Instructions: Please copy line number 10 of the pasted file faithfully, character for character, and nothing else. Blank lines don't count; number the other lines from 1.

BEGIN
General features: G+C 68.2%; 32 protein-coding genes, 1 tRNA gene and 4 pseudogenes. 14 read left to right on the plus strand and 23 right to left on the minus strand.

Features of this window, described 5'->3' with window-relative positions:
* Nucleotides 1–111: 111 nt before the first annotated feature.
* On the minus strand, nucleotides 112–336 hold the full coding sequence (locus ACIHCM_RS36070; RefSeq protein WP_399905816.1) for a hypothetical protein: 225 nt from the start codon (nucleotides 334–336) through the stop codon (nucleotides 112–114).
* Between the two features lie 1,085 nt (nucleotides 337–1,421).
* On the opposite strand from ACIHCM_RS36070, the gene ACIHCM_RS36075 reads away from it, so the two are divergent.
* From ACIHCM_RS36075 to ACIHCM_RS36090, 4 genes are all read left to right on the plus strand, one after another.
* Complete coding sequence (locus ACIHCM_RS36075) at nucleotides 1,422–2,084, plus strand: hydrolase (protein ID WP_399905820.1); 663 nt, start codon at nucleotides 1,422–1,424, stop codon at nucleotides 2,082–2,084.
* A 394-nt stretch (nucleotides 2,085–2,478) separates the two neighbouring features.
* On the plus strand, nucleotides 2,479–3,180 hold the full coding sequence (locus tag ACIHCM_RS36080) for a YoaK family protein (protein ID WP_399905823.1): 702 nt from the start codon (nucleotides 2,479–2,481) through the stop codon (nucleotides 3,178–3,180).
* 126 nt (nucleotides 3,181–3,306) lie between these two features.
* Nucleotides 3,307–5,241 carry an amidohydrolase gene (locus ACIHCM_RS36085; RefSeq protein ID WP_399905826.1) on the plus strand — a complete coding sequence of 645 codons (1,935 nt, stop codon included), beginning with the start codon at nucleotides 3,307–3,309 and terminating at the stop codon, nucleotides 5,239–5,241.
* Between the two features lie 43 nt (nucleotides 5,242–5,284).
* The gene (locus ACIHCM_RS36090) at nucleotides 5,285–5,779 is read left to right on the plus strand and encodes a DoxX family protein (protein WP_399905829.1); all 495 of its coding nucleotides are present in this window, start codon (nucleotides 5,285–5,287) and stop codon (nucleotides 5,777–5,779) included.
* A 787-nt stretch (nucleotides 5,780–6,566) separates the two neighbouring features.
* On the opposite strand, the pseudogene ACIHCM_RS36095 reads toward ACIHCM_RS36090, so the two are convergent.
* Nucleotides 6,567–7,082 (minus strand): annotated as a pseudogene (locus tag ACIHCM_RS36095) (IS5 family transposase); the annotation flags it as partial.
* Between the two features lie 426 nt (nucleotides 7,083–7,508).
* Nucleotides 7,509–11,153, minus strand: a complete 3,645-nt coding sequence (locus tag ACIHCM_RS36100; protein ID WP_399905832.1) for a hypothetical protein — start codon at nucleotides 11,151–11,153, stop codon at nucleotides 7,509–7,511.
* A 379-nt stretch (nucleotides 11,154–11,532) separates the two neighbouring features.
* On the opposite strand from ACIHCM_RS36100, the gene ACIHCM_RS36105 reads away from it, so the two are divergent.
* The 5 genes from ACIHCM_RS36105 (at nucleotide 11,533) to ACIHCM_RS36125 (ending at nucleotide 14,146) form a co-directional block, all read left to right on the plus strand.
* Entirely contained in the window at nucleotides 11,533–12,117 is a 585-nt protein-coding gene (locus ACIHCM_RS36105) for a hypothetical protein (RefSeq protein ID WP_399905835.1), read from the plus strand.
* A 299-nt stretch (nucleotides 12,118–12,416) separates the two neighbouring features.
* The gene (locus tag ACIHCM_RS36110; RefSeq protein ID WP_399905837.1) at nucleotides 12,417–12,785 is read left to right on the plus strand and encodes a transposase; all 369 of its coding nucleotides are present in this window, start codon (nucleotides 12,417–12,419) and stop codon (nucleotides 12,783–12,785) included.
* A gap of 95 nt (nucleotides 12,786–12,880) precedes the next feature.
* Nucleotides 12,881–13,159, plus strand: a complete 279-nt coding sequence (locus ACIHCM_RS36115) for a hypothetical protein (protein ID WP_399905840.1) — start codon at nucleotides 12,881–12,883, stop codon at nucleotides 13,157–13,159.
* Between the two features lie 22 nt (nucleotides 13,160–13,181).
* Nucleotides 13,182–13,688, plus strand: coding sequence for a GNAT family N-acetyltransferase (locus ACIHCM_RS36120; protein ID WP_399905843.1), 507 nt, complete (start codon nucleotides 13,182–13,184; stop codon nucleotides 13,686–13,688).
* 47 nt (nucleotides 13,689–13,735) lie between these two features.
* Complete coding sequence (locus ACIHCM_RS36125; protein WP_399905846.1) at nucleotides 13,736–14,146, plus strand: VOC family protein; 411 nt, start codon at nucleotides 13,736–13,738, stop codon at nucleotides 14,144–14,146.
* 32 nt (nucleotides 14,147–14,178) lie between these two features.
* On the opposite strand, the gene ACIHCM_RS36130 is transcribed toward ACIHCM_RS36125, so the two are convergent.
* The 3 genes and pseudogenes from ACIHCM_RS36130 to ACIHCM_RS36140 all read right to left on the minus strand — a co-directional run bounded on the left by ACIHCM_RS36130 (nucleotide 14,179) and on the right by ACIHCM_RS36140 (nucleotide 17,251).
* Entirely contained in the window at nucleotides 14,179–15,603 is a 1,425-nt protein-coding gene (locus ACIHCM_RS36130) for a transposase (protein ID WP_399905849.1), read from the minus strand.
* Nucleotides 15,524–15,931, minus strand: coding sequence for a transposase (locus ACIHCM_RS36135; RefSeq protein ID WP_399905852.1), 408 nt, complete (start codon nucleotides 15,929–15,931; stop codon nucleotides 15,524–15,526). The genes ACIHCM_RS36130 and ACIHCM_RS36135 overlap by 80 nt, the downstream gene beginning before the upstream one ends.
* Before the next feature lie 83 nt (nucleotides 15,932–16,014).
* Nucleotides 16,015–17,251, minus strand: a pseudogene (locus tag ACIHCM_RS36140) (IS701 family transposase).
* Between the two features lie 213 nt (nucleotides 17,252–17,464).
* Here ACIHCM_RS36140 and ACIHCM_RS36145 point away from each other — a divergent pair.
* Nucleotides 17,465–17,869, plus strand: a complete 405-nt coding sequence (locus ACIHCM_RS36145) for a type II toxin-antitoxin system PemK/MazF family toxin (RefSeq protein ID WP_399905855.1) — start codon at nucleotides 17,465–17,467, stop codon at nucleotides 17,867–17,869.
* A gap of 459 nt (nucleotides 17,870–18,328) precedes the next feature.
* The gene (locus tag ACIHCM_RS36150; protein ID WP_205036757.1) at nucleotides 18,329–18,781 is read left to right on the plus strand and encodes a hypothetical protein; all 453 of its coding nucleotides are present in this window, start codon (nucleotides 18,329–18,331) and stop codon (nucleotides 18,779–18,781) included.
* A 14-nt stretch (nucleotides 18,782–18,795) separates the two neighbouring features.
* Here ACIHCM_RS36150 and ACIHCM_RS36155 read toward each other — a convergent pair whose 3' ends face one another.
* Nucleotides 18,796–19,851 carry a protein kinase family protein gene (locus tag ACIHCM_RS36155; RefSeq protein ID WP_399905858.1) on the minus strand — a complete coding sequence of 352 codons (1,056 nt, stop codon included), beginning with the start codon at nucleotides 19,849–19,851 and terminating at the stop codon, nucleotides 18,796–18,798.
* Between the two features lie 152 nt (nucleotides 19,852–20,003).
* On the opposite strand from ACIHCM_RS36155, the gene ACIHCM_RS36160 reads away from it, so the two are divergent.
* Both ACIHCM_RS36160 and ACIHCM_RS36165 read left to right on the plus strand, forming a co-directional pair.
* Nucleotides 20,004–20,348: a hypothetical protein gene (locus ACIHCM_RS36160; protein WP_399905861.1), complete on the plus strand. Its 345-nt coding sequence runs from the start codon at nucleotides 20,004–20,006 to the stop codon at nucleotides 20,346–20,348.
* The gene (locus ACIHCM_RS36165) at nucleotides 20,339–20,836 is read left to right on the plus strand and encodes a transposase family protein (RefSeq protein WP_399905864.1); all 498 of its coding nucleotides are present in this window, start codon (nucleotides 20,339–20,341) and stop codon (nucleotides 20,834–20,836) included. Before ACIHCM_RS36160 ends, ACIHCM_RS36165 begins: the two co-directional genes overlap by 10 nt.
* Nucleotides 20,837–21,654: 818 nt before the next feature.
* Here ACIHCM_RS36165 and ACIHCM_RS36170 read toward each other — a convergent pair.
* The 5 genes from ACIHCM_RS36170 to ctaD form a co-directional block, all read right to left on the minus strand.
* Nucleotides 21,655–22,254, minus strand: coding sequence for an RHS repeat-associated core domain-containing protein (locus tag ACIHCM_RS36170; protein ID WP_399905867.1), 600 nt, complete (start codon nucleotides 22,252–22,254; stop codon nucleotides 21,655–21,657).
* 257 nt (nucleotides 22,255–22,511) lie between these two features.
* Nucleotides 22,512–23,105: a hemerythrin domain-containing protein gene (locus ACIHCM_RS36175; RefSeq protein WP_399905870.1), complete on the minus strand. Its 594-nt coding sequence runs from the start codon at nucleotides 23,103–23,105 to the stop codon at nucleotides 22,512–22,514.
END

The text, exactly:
* On the plus strand, nucleotides 2,479–3,180 hold the full coding sequence (locus tag ACIHCM_RS36080) for a YoaK family protein (protein ID WP_399905823.1): 702 nt from the start codon (nucleotides 2,479–2,481) through the stop codon (nucleotides 3,178–3,180).